In chapter 3, Coates discusses his father's experiences as a panther
He writes about his father in a personal way, but he also situates his dad in the larger context of notable historical moments, including the activism of the Black Panther Party for Self-Defense. He also writes about how his dad had discovered Richard Wright’s Black Boy, and from Wright, his father “learned that there was an entire shadow canon, a tradition of writers who grabbed the pen, not out of leisure but to break the chain. He bubbled on the edge of Consciousness.”
An entire shadow canon. Writers grabbing pens to break the chain. The edge of Consciousness.
You gotta give it to Coates on his ability to pack some big provocative ideas into such a small amount of space. It’s also wonderful and rare to witness a son writing about the intellectual development of his father in that way.
If you can think of a black man who writes as powerfully about his father as Coates does, please let me know. I’d love to find complementary pieces of literature for what we're seeing in The Beautiful Struggle.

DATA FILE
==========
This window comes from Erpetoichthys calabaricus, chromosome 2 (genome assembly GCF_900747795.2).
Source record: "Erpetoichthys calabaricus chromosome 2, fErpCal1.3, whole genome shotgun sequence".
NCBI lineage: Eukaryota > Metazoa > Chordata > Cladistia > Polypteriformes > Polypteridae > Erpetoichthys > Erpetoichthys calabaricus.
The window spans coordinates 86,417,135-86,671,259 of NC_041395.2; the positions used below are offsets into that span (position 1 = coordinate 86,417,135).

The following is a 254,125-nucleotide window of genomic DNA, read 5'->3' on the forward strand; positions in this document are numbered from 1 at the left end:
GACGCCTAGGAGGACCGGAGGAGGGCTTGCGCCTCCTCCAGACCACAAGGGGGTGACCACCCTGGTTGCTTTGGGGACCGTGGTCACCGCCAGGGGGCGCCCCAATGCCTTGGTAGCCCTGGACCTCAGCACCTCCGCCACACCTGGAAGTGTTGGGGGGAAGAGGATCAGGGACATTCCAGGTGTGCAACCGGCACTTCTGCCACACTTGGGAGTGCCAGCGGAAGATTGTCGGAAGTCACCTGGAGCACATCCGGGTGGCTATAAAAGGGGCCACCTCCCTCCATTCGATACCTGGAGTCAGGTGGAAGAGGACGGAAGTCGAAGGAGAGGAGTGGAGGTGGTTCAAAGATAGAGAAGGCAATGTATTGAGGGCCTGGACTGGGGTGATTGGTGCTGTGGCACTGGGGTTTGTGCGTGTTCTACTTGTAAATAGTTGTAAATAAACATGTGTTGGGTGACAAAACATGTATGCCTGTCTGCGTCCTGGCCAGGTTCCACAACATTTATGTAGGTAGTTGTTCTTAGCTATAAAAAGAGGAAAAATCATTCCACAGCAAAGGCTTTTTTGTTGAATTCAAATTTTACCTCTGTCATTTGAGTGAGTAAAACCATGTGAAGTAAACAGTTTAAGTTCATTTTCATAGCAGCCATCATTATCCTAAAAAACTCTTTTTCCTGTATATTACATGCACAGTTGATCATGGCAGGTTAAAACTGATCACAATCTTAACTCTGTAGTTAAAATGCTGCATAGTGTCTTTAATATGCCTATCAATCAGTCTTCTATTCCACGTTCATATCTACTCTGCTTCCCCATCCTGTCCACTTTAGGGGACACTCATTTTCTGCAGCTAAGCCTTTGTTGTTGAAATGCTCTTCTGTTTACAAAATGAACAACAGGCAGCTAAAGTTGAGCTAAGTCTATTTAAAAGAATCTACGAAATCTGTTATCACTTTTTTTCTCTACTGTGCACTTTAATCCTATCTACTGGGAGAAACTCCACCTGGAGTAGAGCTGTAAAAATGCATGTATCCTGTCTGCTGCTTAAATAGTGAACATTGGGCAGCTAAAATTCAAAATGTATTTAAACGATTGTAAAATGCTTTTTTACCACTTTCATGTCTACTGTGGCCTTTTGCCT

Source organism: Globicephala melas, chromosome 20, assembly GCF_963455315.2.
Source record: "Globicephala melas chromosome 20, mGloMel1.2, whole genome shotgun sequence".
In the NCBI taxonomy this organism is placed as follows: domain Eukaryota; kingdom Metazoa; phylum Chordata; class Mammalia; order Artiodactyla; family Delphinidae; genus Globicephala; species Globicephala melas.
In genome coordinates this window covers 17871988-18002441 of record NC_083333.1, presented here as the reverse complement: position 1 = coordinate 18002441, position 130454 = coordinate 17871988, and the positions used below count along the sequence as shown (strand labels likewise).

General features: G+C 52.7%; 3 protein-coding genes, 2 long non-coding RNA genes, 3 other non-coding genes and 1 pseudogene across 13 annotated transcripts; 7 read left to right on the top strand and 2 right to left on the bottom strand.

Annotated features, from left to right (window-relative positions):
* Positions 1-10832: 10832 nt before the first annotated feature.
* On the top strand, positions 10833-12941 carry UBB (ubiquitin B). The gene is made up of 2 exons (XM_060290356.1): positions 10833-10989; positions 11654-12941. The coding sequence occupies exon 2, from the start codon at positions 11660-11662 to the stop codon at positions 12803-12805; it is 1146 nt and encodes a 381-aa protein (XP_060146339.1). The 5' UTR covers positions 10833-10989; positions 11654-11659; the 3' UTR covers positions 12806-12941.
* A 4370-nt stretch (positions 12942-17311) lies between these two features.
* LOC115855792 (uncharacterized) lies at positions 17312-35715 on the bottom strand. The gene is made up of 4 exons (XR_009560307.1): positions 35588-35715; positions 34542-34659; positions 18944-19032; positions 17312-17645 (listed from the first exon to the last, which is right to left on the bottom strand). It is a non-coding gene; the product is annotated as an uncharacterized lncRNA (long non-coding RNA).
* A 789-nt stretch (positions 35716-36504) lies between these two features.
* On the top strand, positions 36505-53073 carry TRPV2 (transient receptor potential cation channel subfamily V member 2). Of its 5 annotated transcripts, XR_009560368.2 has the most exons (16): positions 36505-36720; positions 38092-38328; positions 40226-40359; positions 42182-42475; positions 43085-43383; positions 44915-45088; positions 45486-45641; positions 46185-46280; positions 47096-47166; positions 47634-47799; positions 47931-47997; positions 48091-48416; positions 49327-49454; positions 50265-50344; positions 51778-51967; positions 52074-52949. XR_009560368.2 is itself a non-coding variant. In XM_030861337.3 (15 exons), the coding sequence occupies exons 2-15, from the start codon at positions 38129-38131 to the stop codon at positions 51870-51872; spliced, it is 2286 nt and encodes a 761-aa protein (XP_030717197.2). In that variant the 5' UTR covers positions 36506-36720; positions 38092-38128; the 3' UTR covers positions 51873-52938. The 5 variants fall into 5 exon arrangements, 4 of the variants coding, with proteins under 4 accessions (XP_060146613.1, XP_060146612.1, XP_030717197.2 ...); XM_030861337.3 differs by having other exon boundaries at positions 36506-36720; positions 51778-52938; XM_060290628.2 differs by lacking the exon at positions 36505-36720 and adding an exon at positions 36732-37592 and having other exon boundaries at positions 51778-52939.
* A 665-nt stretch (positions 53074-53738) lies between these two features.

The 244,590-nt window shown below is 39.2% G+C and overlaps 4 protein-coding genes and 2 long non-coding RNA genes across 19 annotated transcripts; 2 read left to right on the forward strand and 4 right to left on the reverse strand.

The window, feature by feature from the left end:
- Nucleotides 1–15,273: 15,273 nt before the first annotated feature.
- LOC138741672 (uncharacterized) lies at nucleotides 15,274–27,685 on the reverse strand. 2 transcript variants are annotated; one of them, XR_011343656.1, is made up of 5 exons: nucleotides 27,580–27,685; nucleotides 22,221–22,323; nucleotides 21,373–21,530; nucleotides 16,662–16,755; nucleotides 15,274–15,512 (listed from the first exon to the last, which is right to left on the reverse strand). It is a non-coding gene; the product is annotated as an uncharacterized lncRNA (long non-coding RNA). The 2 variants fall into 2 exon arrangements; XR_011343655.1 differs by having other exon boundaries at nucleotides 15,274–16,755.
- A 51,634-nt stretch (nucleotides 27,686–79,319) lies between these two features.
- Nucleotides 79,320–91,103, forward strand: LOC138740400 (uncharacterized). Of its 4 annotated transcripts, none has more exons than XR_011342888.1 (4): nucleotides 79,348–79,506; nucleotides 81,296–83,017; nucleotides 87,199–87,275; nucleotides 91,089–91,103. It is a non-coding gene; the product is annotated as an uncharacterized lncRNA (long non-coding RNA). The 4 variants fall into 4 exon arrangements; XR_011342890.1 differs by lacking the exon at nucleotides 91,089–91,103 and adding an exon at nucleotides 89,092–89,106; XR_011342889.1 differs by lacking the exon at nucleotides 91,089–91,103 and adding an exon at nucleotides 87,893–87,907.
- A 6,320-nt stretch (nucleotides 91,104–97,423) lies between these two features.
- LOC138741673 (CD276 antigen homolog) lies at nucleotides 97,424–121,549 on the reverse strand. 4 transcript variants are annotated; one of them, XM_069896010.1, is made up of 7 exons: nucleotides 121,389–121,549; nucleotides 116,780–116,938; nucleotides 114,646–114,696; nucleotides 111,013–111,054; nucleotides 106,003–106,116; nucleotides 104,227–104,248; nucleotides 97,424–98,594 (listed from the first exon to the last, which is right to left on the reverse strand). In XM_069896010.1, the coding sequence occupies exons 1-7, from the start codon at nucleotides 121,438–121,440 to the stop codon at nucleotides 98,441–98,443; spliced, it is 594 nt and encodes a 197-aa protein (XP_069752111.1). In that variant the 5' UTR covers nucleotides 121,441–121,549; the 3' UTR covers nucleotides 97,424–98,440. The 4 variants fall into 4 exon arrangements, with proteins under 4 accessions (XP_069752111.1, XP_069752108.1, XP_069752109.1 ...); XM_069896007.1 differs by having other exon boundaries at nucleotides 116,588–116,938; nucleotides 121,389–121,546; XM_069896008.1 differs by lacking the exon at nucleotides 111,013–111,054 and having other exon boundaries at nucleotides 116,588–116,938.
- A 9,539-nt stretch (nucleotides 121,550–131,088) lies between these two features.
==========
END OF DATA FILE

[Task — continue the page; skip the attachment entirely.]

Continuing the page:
Anyway, what did you think about the biographical and intellectual sketches that Coates draws of his father?
Toward the end of the chapter, Coates turns his attention to that moment when that new black music and its accompanying slang began to come into his life. It’s here at the end of the chapter where Coates describes his intricate processes of investigating the “noise” coming out of New York and how he began to “pull something from the literature.”
I'm curious on how folks are thinking about how Coates writes about the music. Also, what else should we be getting our folks to consider with this chapter?
TNC, the Beautiful Struggle, Chp. 2
TNC, the Beautiful Struggle, Chp. 1
Ta-Nehisi Coates the blogger vs. Ta-Nehisi Coates the memoirist